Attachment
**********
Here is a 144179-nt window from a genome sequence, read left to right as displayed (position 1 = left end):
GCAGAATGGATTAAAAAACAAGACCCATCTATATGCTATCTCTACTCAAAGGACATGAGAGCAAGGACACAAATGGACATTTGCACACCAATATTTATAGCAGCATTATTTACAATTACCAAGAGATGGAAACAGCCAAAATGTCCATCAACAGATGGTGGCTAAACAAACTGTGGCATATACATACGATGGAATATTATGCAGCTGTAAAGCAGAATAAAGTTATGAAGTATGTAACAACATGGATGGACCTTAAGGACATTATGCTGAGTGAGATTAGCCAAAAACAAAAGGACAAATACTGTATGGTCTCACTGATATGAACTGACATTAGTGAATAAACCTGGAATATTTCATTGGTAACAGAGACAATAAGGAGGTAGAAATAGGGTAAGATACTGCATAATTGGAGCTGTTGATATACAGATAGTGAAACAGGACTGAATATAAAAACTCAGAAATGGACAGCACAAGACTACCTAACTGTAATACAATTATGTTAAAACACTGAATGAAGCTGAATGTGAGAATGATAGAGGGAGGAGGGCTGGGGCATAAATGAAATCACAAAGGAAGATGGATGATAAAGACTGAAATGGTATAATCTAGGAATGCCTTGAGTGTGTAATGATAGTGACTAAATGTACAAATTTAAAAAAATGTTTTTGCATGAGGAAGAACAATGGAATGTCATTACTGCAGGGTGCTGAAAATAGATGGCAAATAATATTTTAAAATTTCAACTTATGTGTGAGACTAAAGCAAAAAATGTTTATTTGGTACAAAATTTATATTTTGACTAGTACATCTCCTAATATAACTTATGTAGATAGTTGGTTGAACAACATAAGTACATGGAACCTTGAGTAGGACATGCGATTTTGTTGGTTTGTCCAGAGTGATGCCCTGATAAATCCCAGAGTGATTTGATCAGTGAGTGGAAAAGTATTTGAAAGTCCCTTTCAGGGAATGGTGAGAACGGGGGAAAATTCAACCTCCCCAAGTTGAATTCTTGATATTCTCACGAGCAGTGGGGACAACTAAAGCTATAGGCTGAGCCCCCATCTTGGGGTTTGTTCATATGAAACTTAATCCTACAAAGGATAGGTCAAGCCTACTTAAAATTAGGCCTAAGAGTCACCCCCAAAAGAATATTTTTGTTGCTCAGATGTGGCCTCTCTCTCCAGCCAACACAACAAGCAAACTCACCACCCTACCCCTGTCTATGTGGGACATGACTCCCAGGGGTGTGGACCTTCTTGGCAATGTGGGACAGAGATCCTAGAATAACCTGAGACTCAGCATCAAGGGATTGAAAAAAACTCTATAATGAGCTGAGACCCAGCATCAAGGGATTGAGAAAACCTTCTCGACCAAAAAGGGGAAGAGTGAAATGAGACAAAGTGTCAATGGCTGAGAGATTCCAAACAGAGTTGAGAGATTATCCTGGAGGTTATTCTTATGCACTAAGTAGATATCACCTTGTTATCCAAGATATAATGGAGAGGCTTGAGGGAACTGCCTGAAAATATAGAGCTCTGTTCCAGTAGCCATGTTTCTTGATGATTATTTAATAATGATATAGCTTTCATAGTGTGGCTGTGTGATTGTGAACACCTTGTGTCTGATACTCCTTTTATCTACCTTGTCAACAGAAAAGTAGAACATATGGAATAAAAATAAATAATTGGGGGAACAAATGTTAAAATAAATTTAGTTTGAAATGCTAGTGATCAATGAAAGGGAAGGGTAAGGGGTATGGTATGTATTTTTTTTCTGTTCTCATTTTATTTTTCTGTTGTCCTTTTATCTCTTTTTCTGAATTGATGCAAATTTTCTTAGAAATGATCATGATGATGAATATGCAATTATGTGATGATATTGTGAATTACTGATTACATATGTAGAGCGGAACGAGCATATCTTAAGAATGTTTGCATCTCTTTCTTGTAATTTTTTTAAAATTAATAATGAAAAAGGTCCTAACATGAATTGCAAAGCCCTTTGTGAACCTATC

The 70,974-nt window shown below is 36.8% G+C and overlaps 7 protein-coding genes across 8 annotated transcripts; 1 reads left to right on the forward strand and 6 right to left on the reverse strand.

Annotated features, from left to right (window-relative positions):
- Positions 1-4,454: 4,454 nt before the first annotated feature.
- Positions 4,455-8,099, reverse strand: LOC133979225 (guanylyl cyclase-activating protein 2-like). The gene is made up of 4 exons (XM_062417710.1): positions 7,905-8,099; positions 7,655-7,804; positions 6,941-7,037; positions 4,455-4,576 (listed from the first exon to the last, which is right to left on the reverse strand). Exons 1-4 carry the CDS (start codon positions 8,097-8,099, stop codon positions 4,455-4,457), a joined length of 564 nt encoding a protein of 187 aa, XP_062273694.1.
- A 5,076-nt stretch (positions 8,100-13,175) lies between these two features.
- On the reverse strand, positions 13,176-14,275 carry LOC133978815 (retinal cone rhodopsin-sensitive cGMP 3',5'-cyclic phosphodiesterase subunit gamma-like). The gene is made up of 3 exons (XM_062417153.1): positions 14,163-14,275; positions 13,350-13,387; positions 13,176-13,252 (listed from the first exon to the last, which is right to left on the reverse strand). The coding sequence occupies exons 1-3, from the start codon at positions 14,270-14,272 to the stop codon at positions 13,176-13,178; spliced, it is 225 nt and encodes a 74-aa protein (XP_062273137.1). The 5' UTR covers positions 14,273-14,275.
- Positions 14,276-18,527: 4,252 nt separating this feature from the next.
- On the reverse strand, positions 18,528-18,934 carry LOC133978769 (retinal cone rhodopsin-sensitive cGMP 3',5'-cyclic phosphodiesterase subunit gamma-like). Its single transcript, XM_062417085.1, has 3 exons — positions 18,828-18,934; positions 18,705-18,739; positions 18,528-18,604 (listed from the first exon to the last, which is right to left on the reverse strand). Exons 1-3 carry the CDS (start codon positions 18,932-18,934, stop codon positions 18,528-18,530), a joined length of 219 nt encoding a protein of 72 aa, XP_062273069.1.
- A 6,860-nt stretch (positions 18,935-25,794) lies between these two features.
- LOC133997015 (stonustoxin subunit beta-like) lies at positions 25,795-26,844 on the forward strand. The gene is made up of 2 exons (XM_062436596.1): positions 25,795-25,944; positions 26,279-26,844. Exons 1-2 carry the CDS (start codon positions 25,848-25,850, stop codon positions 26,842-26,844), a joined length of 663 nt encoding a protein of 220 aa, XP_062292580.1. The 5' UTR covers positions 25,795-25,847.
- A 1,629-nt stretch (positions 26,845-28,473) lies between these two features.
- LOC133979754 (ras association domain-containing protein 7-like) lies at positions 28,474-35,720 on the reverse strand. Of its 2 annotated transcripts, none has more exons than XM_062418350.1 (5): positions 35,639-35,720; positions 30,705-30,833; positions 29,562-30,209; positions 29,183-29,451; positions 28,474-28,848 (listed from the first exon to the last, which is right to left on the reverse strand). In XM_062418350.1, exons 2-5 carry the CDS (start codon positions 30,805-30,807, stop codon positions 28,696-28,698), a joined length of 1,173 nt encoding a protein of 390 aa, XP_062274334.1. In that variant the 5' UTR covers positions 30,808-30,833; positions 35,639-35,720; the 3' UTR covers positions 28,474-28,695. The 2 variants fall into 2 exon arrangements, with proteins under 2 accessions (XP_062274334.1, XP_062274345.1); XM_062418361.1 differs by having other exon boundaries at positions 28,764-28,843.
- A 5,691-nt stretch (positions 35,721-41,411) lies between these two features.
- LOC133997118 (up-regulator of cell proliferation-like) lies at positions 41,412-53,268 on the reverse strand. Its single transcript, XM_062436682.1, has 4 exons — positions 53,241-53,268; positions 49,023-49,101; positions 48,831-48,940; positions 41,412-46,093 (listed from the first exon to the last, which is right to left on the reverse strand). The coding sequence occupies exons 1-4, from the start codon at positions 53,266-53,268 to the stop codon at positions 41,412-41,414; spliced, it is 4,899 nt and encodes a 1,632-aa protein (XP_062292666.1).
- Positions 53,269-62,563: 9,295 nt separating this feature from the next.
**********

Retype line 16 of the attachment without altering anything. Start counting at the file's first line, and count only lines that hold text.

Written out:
- LOC133997118 (up-regulator of cell proliferation-like) lies at positions 41,412-53,268 on the reverse strand. Its single transcript, XM_062436682.1, has 4 exons — positions 53,241-53,268; positions 49,023-49,101; positions 48,831-48,940; positions 41,412-46,093 (listed from the first exon to the last, which is right to left on the reverse strand). The coding sequence occupies exons 1-4, from the start codon at positions 53,266-53,268 to the stop codon at positions 41,412-41,414; spliced, it is 4,899 nt and encodes a 1,632-aa protein (XP_062292666.1).